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Periodontal disease
Classification & external resources

This x-ray shows significant bone loss between the two roots of a tooth. The spongy bone has receded due to infection under tooth, reducing the bony support for the tooth.
ICD-10 K 05.
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British National Formulary

The standard cover design is easily identified with each six-monthly edition distinguished by a different jacket colour.
Author British Medical Association and Royal Pharmaceutical Society of Great Britain
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antibiotic is a chemotherapeutic agent that inhibits or abolishes the growth of micro-organisms, such as bacteria, fungi, or protozoans. The term originally referred to any agent with biological activity against living organisms; however, "antibiotic" now is used to refer to
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β-lactam antibiotics are a broad class of antibiotics which include penicillin derivatives, cephalosporins, monobactams, carbapenems and β-lactamase inhibitors; basically any antibiotic agent which contains a β-lactam nucleus in its molecular structure.
..... Click the link for more information.
Penicillin (sometimes abbreviated PCN) is a group of beta-lactam antibiotics used in the treatment of bacterial infections caused by susceptible, usually Gram-positive, organisms.
..... Click the link for more information.
Amoxicillin (INN) or amoxycillin (former BAN) is a moderate-spectrum β-lactam antibiotic used to treat bacterial infections caused by susceptible microorganisms.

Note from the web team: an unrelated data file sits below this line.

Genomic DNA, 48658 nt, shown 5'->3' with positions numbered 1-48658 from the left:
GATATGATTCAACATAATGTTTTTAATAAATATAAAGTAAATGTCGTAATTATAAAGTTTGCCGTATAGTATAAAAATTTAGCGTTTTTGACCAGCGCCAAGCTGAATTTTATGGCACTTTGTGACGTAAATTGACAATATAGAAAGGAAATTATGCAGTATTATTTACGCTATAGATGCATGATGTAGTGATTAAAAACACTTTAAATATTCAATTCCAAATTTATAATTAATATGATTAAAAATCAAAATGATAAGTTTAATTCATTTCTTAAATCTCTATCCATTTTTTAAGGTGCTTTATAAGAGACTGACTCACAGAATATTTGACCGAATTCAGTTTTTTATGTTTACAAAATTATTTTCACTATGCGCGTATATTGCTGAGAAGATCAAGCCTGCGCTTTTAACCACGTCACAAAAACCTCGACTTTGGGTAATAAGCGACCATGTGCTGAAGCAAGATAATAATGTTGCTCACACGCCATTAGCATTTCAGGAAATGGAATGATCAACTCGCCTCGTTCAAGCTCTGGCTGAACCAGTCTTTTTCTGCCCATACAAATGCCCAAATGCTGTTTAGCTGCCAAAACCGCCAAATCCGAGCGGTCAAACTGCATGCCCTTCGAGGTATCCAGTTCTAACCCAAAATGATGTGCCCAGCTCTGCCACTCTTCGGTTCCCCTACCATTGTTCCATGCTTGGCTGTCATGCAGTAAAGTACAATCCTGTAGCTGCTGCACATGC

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Ampicillin is a beta-lactam antibiotic that has been used extensively to treat bacterial infections since 1961. It is considered part of the aminopenicillin family and is roughly equivalent to amoxicillin in terms of spectrum and level of activity.
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Azlocillin is an acylampicillin antibiotic with an extended spectrum of activity and greater in vitro potency than the carboxy penicillins. Azlocillin is similar to mezlocillin and piperacillin.
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Carbenicillin is an antibiotic belonging to the carboxypenicillin subgroup of the penicillins. It has gram-negative coverage which includes Pseudomonas aeruginosa but limited gram-positive coverage.
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Cloxacillin is a semisynthetic antibiotic in the same class as penicillin. It is sold under a number of trade names, including Cloxapen and Orbenin. Cloxacillin is used against staphylococci that produce beta-lactamase.
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Dicloxacillin (INN) is a narrow spectrum beta-lactam antibiotic of the penicillin class. It is used to treat infections caused by susceptible Gram-positive bacteria. Notably, it is active against beta-lactamase-producing organisms such as Staphylococcus aureus
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Flucloxacillin (INN) or floxacillin (USAN) is a narrow spectrum beta-lactam antibiotic of the penicillin class. It is used to treat infections caused by susceptible Gram-positive bacteria.
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Mezlocillin is a broad-spectrum penicillin antibiotic. It is active against both Gram-negative and some Gram-positive bacteria.

Mechanism of action

Main article: Beta-lactam antibiotic

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Nafcillin sodium is a narrow spectrum beta-lactam antibiotic of the penicillin class. As a beta-lactamase-resistant penicillin, it is used to treat infections caused by Gram-positive bacteria, particularly species of Staphylococci, that are resistant to other penicillins.